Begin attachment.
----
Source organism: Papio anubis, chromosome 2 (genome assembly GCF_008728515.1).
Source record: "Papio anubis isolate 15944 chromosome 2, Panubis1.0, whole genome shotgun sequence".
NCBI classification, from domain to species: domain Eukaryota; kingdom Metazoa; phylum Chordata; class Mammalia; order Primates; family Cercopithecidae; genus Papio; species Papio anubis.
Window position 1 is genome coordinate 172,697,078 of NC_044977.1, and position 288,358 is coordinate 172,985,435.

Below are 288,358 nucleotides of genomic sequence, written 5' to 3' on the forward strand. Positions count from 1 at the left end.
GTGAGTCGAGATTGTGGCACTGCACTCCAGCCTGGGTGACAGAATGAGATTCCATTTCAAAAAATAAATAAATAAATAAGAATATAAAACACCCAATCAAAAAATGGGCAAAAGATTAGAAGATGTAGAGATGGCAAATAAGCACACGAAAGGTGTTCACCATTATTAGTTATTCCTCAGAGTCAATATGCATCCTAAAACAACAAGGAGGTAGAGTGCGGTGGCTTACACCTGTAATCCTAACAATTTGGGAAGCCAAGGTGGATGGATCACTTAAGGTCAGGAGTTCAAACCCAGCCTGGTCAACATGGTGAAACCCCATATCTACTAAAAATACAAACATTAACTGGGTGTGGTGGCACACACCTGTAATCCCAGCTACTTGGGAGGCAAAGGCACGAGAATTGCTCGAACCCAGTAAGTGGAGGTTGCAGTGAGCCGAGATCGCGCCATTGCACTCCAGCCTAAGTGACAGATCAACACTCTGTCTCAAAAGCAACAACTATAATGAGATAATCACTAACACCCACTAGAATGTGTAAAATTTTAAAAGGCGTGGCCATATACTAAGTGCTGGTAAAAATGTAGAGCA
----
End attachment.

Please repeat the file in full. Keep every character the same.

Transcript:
Source organism: Papio anubis, chromosome 2 (genome assembly GCF_008728515.1).
Source record: "Papio anubis isolate 15944 chromosome 2, Panubis1.0, whole genome shotgun sequence".
NCBI classification, from domain to species: domain Eukaryota; kingdom Metazoa; phylum Chordata; class Mammalia; order Primates; family Cercopithecidae; genus Papio; species Papio anubis.
Window position 1 is genome coordinate 172,697,078 of NC_044977.1, and position 288,358 is coordinate 172,985,435.

Below are 288,358 nucleotides of genomic sequence, written 5' to 3' on the forward strand. Positions count from 1 at the left end.
GTGAGTCGAGATTGTGGCACTGCACTCCAGCCTGGGTGACAGAATGAGATTCCATTTCAAAAAATAAATAAATAAATAAGAATATAAAACACCCAATCAAAAAATGGGCAAAAGATTAGAAGATGTAGAGATGGCAAATAAGCACACGAAAGGTGTTCACCATTATTAGTTATTCCTCAGAGTCAATATGCATCCTAAAACAACAAGGAGGTAGAGTGCGGTGGCTTACACCTGTAATCCTAACAATTTGGGAAGCCAAGGTGGATGGATCACTTAAGGTCAGGAGTTCAAACCCAGCCTGGTCAACATGGTGAAACCCCATATCTACTAAAAATACAAACATTAACTGGGTGTGGTGGCACACACCTGTAATCCCAGCTACTTGGGAGGCAAAGGCACGAGAATTGCTCGAACCCAGTAAGTGGAGGTTGCAGTGAGCCGAGATCGCGCCATTGCACTCCAGCCTAAGTGACAGATCAACACTCTGTCTCAAAAGCAACAACTATAATGAGATAATCACTAACACCCACTAGAATGTGTAAAATTTTAAAAGGCGTGGCCATATACTAAGTGCTGGTAAAAATGTAGAGCA